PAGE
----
App Store Benefits
Both the App Store and Play Store provide numerous user benefits over side-loading.
1. Automatic Updates. True, most side-loaded apps have an automatic update process, but that likely requires some background item, and frankly, I rarely find they work well. Instead, apps downloaded from the App Store or Play Store get controlled updates to minimize disruption to your day and protect system resources.
2. Saved Payment Information. No one enjoys typing in their payment information over and over again. A unified marketplace has the benefit of remembering your payment information for any app purchase instead of typing it in on every vendor’s website.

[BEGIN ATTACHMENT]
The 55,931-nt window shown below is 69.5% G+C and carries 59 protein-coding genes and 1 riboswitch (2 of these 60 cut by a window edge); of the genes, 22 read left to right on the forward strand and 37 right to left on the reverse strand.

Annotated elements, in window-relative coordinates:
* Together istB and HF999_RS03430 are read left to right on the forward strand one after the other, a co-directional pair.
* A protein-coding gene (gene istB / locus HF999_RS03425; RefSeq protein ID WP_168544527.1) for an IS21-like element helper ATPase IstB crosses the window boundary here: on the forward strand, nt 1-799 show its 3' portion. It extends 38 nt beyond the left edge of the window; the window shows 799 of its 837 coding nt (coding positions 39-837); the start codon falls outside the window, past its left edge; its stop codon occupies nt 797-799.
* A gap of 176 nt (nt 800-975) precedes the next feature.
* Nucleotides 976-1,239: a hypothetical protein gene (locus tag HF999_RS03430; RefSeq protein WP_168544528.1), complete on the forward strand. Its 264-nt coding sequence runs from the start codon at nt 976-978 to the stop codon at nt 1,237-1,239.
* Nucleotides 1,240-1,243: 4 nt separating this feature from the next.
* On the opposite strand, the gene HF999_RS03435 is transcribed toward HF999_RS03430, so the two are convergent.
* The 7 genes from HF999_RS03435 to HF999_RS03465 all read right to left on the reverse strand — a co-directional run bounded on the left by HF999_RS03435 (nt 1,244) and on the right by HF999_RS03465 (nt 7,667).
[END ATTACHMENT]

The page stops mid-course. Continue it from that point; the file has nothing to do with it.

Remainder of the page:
3. Simple Refund Processes. Both Apple and Google act as middlemen in the app purchasing process. A developer may be incentivized to not refund you if you are dissatisfied with your purchase or, even worse, if a malicious app doesn’t provide the functionality you paid for. Apple and Google have simple (albeit hard-to-find) processes for refund requests. In my personal experience, Apple is pretty generous with providing refunds, providing you delete the app before requesting the refund.
4. Unified Marketplace. Search for any app in the App Store or Play Store, and you’ll likely find it. On iOS, this isn’t surprising, being that it’s the only app store allowed on the platform. Yet, on Android, apps still opt to be in the Play Store to ensure users can easily find them, as directing users elsewhere is often too inconvenient.